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Pats work on kick coverage, defense late in half

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Pats work on kick coverage, defense late in half

FOXBOROUGH, Mass. (AP) It's a bad time for the New England Patriots to allow points late in halves and long kickoff returns throughout the game.

Fix that fast or the Baltimore Ravens and speedster Jacoby Jones could run them right out of the postseason.

The Patriots advanced to Sunday's AFC championship game with a 41-28 win over the Houston Texans despite giving up kickoff returns of 94 and 69 yards - the longest against them this season. They won even though they allowed 10 points in the last 1:15 of the first half and 15 points in the last 12 minutes of the game.

The Ravens moved on with a 38-35 double-overtime win over the Denver Broncos after Jones caught a 70-yard touchdown pass from Joe Flacco with 31 seconds left in regulation.

That's the same Jones who led the NFL in average kickoff return yardage (30.7) and brought back two of them for touchdowns. Yep, the same guy who drew a defensive pass interference call at the Patriots' 7-yard line in Week 3, setting up Justin Tucker's 27-yard field goal on the final play. Baltimore (12-6) won that game, 31-30.

New England (13-4) can't afford another loss.

So coach Bill Belichick is emphasizing, as he does every week, the need to stop kickoff returners and keep teams from scoring with time running out in either half.

``We always think that the end of the half can get a little different than the rest of the game because of situational play,'' he said Tuesday. ``Also, sometimes offensively, teams change their method of attack and what they're doing and how they're doing it and that kind of thing. So you have to adapt and adjust to what they do.

``We have to do what we're doing better. It's definitely a point of emphasis and I'm sure it will be important in this game. We'll definitely work on it.''

The problem is one of poor execution rather than a lack of effort, Belichick said.

``We were trying to do the right things and we did some things that were good, but then we did some other things that weren't as good as they need to be,'' he said. ``Houston was able to take advantage of some of the things we were doing.''

The same problem of late scores surfaced in two of the Patriots four losses.

They led the Ravens 30-21 on Sept. 23 then allowed 10 points in the last five minutes. Three weeks later, they led the Seattle Seahawks 23-10 then gave up two touchdowns in the last 7 1/2 minutes and lost 24-23.

The Patriots won their next seven games before the twin troubles came together in a 41-34 loss to the San Francisco 49ers. The Patriots had rallied from a 31-3 deficit to tie the game at 31 with 6:43 left in the game.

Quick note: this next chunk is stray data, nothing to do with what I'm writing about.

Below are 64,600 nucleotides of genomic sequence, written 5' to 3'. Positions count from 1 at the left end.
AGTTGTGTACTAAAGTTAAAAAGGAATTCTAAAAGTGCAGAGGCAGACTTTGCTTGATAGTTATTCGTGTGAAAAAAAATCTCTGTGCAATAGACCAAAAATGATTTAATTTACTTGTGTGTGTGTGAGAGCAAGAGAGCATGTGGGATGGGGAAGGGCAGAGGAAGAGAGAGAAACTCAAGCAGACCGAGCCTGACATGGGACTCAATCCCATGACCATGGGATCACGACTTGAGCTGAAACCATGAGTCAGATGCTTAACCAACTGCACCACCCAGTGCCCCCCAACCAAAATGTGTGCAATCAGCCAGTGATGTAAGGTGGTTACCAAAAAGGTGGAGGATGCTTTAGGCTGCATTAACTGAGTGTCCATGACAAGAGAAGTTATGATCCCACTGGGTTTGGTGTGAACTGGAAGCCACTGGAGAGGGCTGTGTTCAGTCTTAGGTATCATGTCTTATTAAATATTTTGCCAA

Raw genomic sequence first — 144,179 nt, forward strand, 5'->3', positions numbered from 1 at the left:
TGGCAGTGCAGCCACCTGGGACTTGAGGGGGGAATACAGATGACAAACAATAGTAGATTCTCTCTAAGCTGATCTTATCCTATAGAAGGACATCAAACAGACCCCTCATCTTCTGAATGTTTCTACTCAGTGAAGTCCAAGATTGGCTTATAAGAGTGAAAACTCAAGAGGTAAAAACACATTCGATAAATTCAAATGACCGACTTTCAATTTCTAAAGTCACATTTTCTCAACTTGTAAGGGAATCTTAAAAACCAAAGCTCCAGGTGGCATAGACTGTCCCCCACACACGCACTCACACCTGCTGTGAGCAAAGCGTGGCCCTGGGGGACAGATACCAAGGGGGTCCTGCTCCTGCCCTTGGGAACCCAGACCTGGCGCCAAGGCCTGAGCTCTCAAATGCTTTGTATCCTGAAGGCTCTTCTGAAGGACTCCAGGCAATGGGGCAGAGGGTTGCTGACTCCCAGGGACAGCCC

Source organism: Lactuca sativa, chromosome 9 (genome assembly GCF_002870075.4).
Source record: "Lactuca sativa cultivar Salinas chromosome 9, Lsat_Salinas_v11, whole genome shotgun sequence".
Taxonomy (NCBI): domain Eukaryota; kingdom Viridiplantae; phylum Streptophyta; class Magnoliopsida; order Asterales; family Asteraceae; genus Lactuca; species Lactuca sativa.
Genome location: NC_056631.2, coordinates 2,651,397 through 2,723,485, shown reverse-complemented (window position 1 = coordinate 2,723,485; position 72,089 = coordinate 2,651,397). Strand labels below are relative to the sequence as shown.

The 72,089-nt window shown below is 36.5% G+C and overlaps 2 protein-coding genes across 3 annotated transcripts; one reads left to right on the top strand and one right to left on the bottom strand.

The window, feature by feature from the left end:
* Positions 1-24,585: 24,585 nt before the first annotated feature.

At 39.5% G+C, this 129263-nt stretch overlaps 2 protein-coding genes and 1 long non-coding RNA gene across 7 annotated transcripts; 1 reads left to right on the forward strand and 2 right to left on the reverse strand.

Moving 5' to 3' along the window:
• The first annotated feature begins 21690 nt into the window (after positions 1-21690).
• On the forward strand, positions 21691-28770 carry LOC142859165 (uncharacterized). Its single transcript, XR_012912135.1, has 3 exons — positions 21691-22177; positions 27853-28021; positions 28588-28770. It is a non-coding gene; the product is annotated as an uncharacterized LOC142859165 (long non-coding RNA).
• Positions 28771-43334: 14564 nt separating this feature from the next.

But LaMichael James returned the kickoff 62 yards, Colin Kaepernick threw a 38-yard touchdown pass to Michael Crabtree on the next play and the Patriots couldn't recover.

``We face good returners every week,'' Belichick said. ``It's always a huge point of emphasis for us but it will continue to be. (You) just can't put a team in that kind of field position consistently and that's what we did (against Houston).''

Those long runbacks against the Patriots are rare. They allowed the third fewest average yards (20.5) on kickoff returns this season. But against Houston, they gave up a 35-yarder along with the 94- and 69-yard runbacks, all by Danieal Manning. Those led to 17 points.

``Overall, that's been probably as consistent as anything we've done as a football team for the entire season,'' Belichick said. ``Of course, it's disappointing. Those are plays that you don't want to happen, certainly not three of them in one game.''

But the Patriots are confident they can recover in time for the game that stands between them and a second straight Super Bowl appearance.

``It's very important,'' unusually subdued special teams captain Matthew Slater said. ``We know we need to perform better. We can't put our defense in bad situations. ... We've got to prepare for Jacoby and we know how good he is and what he's capable of.

``So I'm confident we'll have it fixed.''

How, at this late stage in the season, can the Patriots do that?

``You go back to the basics,'' Slater said. ``Go back to the fundamentals and the rules that we have as coverage players, just doing our job better and doing our assignments better. It's been a strength for us this season.''

That season is more likely to end if they keep giving up long kickoff returns and late-game points. The Patriots would prefer to finish games the way they did in last year's 23-20 win over the Ravens for the AFC championship on the same field where they'll meet Sunday.

Baltimore took the ball at its 21-yard line with 1:44 left and made it all the way to a second-and-1 at the New England 14 with 27 seconds remaining. A field goal would tie the game. But the Patriots met the challenge as Sterling Moore broke up two passes before Billy Cundiff missed a 32-yard field goal attempt.

``There's a good history of the two teams playing against each other,'' New England defensive coordinator Matt Patricia said. ``You're going to try to analyze all that and take a look at it and see what you can come up with that will hopefully help put you in a successful situation for the weekend.''

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Ravens experimenting with getting Joe Flacco and Lamar Jackson on field at same time

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Ravens experimenting with getting Joe Flacco and Lamar Jackson on field at same time

Since drafting Lamar Jackson, the Ravens have made it clear that Joe Flacco is their starter. That doesn't mean they're not experimenting with having them both on the field at the same time, however.